While GPUs are far and away the dominant accelerator type in HPC, Earl Joseph, CEO of Hyperion Research, was careful to point out that there are others that might find inroads, especially among the AI chip upstarts. This list could also include accelerators like FPGAs and custom ASICs (offload) for particular workloads. Nonetheless, that spike is noteworthy.
Currently, 80% of the Top 500 list of the most powerful supercomputers are GPU-accelerated but only 30% of the rest of the list is accelerated (mainly GPUs, but there are some holdovers from Xeon Phi still on the list). The chart shows a doubling of boards but remember that skewing from the largest machines we talked about? The same holds with accelerator growth—all the exascale machines on the horizon are accelerated. So it’s hard to say how gently sloping that accelerator line would be for the rest of the market.
Storage growth is clearer cut. With a rise in AI/ML and analytics comes a need for expanded storage. Joseph says storage is a “wildcard” internally at Hyperion, with opinions ranging from the chart above to quite a bit higher, he says.
The broader forecast from 2019 to 2024 below shows how this sorts more generally. Notice that the Covid impact remains, leading to a flat market with a jumpstart happening into 2022. Again, there will be a large number of massive-scale machines hitting floors in that time, so this projection is heavily weighted in that direction.
In terms of this growth, there are already five end user segments that are over a billion per year: biosciences, CAE, defense, government (which Hyperion breaks out separately) and university (one machine alone could make that billion figure). Geosciences, always an HPC stronghold isn’t quite there yet with $865 million of segment share.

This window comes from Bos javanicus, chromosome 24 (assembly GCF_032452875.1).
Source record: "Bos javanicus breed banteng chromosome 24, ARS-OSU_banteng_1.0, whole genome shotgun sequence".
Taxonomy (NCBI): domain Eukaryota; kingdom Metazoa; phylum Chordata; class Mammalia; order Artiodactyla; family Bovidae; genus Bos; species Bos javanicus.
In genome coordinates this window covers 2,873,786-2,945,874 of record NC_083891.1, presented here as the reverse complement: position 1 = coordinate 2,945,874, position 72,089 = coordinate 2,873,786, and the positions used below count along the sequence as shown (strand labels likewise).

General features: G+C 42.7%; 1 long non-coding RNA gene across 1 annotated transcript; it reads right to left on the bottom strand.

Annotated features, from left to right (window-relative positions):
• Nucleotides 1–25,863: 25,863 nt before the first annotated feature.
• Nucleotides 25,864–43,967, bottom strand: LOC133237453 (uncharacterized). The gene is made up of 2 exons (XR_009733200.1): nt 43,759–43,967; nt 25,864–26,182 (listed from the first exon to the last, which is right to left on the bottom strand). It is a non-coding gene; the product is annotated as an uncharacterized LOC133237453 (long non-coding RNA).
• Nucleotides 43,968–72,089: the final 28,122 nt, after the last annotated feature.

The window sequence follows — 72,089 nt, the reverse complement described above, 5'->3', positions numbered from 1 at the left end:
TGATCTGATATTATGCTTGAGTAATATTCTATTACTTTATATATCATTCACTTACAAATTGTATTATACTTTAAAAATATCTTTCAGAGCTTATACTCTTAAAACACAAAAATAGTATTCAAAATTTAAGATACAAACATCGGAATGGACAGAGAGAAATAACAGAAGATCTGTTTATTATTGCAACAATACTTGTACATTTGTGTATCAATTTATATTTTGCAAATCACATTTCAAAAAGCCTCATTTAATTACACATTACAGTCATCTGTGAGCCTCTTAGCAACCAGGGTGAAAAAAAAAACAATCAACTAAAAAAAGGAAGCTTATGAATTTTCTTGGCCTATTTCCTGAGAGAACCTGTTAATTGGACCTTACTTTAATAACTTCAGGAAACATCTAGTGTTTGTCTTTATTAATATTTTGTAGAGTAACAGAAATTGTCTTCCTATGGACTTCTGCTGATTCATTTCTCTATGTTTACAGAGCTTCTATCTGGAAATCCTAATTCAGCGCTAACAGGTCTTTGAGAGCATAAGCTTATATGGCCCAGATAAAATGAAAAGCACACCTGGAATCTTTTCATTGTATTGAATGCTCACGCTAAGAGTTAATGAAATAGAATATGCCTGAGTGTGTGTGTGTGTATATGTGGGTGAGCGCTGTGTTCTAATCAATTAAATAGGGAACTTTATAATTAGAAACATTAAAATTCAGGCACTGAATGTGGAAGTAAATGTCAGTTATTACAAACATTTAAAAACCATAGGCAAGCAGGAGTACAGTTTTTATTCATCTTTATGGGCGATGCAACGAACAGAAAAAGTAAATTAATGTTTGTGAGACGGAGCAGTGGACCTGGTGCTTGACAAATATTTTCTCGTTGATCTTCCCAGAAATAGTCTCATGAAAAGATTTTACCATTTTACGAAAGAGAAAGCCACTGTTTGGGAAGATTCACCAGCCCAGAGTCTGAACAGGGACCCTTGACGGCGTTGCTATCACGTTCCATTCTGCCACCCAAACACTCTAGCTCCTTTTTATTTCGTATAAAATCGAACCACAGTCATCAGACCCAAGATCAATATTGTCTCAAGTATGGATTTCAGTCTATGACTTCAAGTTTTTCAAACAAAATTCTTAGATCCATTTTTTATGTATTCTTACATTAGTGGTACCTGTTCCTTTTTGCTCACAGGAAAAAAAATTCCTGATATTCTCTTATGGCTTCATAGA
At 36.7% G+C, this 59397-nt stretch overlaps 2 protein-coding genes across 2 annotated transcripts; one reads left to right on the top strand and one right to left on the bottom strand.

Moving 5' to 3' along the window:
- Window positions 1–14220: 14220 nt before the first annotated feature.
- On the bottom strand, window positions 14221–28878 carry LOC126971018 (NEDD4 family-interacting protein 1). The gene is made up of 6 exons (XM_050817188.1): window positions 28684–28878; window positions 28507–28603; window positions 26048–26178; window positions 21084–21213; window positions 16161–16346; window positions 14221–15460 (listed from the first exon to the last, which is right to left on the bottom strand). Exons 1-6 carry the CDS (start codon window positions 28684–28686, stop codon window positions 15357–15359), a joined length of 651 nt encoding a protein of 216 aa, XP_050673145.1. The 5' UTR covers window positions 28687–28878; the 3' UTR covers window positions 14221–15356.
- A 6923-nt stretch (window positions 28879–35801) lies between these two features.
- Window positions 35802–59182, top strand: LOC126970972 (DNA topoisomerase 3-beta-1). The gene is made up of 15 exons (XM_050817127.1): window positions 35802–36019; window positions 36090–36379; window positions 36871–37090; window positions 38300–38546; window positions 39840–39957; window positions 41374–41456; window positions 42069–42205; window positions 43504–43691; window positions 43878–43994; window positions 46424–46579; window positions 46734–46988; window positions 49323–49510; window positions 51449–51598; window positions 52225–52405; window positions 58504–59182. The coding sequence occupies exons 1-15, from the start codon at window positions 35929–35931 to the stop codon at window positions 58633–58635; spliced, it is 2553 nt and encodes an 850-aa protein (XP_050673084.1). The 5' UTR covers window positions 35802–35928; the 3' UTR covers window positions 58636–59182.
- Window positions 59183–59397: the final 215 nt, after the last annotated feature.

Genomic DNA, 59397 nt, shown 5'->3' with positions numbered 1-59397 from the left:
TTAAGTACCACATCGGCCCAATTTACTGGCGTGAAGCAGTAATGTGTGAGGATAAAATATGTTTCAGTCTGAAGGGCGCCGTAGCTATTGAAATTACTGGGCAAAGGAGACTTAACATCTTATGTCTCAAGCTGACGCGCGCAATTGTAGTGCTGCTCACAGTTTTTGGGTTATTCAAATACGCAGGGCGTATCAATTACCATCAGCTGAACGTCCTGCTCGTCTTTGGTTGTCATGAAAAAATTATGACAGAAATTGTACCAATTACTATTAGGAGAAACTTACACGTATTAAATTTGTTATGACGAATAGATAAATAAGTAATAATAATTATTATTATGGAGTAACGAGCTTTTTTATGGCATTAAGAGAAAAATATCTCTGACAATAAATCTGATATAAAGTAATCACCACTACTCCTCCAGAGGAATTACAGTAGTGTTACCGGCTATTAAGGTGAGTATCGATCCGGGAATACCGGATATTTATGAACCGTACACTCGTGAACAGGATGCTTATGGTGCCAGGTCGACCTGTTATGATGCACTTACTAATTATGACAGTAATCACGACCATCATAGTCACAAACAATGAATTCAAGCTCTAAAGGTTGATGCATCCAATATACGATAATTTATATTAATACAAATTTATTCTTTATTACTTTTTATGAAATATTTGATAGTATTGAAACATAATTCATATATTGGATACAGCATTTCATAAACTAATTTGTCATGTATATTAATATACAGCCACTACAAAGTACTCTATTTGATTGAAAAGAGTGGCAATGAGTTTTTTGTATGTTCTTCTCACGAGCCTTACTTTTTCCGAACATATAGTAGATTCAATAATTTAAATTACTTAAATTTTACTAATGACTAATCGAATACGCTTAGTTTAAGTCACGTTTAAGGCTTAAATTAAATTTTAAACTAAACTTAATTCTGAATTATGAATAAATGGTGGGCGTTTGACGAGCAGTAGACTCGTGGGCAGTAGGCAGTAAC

The vendor ecosystem supplying those high-value areas is still HPE-held, a benefit of having the Cray brand under their wing. Dell is holding steady at close to 21% of the system share. Fujitsu has 10%, almost exclusively due to the Fugaku system. Another vendor in APAC, Inspur has 7.2 also due to a number of system wins in native China, many of which are at hyperscale/cloud and telco datacenters, comprising over 50 entries on the Top 500 (and not without some controversy).
And if you’ve been following HPC for years, it still feels weird to see IBM with such a slim share: 3.2%. Lenovo has 6.8% and others, often regionally-focused system makers like NEC and ATOS are 1.4% and 1.8% respectively.
If we take a look at the worldwide market by processor with around four million base (non-accelerator) processors sold each year in the HPC market, we see the trend emerging everyone expected: there’s definitely growth in Arm, but again, the Fugaku system skews.
As we noted back in May, there is a high-level hum of money coming in for machines that will be somewhere between $2 billion and $3 billion a year at the upper echelon of supercomputing. Which is great. But if you subtract that out of the market, the overall HPC market is expected to grow underneath it, including the rest of supercomputers (again, machines that cost more than $500,000) but probably not workgroup machines, which we think will be largely killed off by the cloud.
What held true then is definitely standing now: “Don’t think that all of that exascale action in the next five and a half years will necessarily mean that the HPC business will be profitable. History suggests that these big boxes break even at best for the vendors who are the prime contractors on them, and any profits and a lot more revenue has to be made on peddling smaller versions of the systems to the wider HPC community in government, academia, and other research institutions. It looks like the prognostications of the analysts at Hyperion are assuming this will be the case. Which is good news. “